Will Gene Haas Formula One Attempt Work?

It might have been a few weeks since NASCAR’S Stewart-Haas owner Gene Haas announced to the worldwide media that he had been approved to begin an operation which will see a U.S formula one team in either 2015 or 2016. To many formula one fans from this country, it might be a blessing to see something that has been attempted many times, failed, and given another chance.
However, to some fans who are 50 and over, this so-called failure from the past does not mean that it cannot be done again, as many recall two teams that were in the Formula One World Championship in the 1970’s era. One happens to be the famous Penske Racing Team, which in fact gave it’s only win in 1976 at the old Osstereichring circuit with John Watson of Northern Ireland, taking the win. The team stayed in F1 for a few seasons, until Roger Penske himself began to get a tight cash flow and had to choose between this and the Indy Car Racing team he had in America. For Penske, he chose Indy, and he had very much success. However, it began the dawn of not having another formula one squad out from America.
The other team was UOP Shadow, which had such stars as American Peter Revson, Frenchman Jean-Pierre Jarier, and Welshman Tom Pryce. The latter received one win, but unfortunately, both Pryce and Revson were killed in the same sponsored car during that period. UOP Shadow also competed in the North American Can-am series at the same time, but the team felt it might have been easier to do this and quietly withdrew from formula one.
No real chance of having a formula one team absed in the U.S. came around until 2003, when a rumor came around that Dan Gurney, the legendary American who in fact, had his own formula one team in the mid 1960’s, decided the time had come to try to build up another one. The date was set to have it ready in 2004, but the engine deals were never met and another chance was lost.
Which now comes to the most and biggest disappointment to date. In 2010, Peter Windsor and his business partner, Ken Anderson, put together a team out of NASCAR bred North Carolina, and called it USF1. The idea was have a team based out of America and include another base somewhere in Europe. In the case of USF1, it would have been Spain. But the team hardly had any money, and what made things worse, the team could not pay their drivers to race, which even meant hiring Argentinean 26 year old Jose Maria Lopez, who brought sponsorship money to race for the team. Everything in the shop was late for delivery and Lopez never raced in the car. In fact the car was never ready, let alone trying to hire another driver. The team was fined and the shop was closed, never to even make it out for the launch and the opening pre-season tests.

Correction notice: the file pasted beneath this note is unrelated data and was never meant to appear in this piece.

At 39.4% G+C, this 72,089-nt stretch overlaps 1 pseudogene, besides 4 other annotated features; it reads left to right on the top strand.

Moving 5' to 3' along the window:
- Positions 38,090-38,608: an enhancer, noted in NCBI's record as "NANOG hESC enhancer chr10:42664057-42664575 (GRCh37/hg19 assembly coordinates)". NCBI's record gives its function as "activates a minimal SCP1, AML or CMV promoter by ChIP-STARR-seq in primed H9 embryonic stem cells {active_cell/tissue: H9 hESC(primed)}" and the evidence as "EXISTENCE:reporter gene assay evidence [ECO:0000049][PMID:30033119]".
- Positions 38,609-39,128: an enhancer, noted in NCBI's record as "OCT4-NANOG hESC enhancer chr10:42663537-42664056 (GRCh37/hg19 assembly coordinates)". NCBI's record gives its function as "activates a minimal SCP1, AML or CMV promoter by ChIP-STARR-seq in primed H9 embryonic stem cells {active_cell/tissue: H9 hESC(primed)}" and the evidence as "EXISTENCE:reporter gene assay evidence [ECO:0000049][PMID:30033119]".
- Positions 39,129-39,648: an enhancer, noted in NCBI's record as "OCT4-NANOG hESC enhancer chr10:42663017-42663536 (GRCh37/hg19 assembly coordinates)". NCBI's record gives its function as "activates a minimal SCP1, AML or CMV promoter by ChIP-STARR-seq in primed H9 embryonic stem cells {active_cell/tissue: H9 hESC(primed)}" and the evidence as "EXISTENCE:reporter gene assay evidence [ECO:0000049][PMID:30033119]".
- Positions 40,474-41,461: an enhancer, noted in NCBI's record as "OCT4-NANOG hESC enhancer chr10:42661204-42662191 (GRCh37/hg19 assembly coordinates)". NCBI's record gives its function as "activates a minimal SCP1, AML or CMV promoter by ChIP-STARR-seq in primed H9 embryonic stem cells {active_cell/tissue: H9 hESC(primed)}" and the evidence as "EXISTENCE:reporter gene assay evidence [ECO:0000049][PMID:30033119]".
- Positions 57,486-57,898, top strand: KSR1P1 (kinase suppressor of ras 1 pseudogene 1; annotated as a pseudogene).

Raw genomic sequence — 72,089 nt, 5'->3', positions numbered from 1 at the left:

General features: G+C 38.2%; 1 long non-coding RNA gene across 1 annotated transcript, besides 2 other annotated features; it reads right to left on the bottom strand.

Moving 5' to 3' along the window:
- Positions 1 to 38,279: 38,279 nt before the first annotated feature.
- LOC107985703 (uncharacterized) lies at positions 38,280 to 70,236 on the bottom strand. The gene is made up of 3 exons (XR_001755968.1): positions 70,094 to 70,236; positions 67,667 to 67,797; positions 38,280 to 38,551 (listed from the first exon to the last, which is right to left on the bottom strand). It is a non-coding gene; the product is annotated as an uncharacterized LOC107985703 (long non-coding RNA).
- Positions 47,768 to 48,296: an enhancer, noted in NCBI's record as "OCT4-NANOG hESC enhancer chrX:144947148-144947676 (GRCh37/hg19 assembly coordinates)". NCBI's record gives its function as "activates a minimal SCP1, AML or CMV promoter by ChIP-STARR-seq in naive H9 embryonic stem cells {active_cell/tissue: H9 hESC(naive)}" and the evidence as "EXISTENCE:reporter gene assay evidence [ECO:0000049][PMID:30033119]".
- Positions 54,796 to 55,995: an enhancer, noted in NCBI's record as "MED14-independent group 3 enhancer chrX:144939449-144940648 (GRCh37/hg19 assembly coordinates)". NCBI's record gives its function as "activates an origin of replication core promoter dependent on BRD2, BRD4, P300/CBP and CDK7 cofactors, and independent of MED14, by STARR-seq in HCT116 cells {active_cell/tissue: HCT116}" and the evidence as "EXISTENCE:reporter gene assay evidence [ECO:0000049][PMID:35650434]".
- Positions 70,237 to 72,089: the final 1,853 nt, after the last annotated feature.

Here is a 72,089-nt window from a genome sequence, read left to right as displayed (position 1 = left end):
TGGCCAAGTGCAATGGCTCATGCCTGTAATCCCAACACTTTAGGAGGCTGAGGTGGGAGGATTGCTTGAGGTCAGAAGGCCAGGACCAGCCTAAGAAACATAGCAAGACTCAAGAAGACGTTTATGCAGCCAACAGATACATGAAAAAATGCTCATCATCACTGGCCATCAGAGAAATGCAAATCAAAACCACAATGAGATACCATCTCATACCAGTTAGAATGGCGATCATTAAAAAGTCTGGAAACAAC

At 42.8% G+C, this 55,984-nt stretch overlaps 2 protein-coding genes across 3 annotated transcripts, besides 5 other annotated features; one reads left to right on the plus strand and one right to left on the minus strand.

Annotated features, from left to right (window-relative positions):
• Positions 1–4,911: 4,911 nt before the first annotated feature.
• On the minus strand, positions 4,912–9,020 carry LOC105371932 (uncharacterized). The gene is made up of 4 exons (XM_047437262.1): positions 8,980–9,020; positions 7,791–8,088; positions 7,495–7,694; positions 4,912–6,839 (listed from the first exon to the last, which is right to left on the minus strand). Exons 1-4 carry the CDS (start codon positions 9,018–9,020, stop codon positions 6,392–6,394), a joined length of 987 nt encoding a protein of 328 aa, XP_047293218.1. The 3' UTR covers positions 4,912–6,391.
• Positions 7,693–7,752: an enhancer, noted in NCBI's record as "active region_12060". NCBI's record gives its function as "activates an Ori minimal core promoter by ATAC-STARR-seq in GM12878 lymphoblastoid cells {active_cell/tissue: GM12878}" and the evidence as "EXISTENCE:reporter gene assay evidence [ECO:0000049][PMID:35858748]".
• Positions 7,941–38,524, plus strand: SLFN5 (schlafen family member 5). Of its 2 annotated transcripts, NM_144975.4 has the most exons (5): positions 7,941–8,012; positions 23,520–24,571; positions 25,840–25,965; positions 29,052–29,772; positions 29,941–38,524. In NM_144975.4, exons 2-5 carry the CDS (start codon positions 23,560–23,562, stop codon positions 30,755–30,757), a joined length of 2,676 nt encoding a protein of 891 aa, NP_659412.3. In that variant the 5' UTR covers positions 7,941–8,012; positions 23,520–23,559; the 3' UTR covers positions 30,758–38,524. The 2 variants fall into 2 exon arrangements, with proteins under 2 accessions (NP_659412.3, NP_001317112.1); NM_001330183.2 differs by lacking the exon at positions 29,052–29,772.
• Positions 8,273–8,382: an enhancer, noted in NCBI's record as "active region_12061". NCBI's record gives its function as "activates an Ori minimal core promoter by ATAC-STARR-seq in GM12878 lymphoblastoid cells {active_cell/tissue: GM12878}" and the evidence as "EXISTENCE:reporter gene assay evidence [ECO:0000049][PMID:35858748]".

In general, USF1 was a good example to many that you need to have money to make it, and this enters in the emergence of Gene Haas, who claimed that he has had this idea in his mind for a while. And with the assistance of former Jaguar Racing team manager Guenther Steiner, it was announced that the F.I.A., the governing body of motorsports, which includes formula one, looked over the situation and given the green light for Haas to build up his team. Haas has also included that he, just like USF1 before him, will be based out of North Carolina, and perhaps have his European base out of Italy and be associated with Ferrari for the supply of engines.
But it still remains when Haas and his new team called Haas Formula, will begin their quest on the formula one grid. Haas has also made it clear that it will be known that it will be either next year or the following whether or not this venture will begin. So far, it has been very quiet and events are building, so it might be very soon that Haas has to decide to hire staff, and get things going for something that literally has to be on the right track.
And of course, there are skeptics. Not those who believe that the team can’t race, but how they are approaching it.
Two in general, Watson and former racer Johnny Herbert believe that the team should buy into one of three f1 teams that are financially having problems: Caterham, Marussia or Lotus. That way the staff and the factories are already there. It has worked for Lotus already, considering their financial problems, but also for Mercedes and Red Bull, who both took time, but moved up to the front of the formula one grid.
Haas thought about it, but believed that there would be too much left over and much to be responsible for, so the idea would be to start the team from scratch. Now, after all this, fingers are crossed and now that the U.S has an F1 race in Texas, and possibly another one in California or New Jersey , why not a F1 team? Because it could come down to this: either it works this time, or it never will again.
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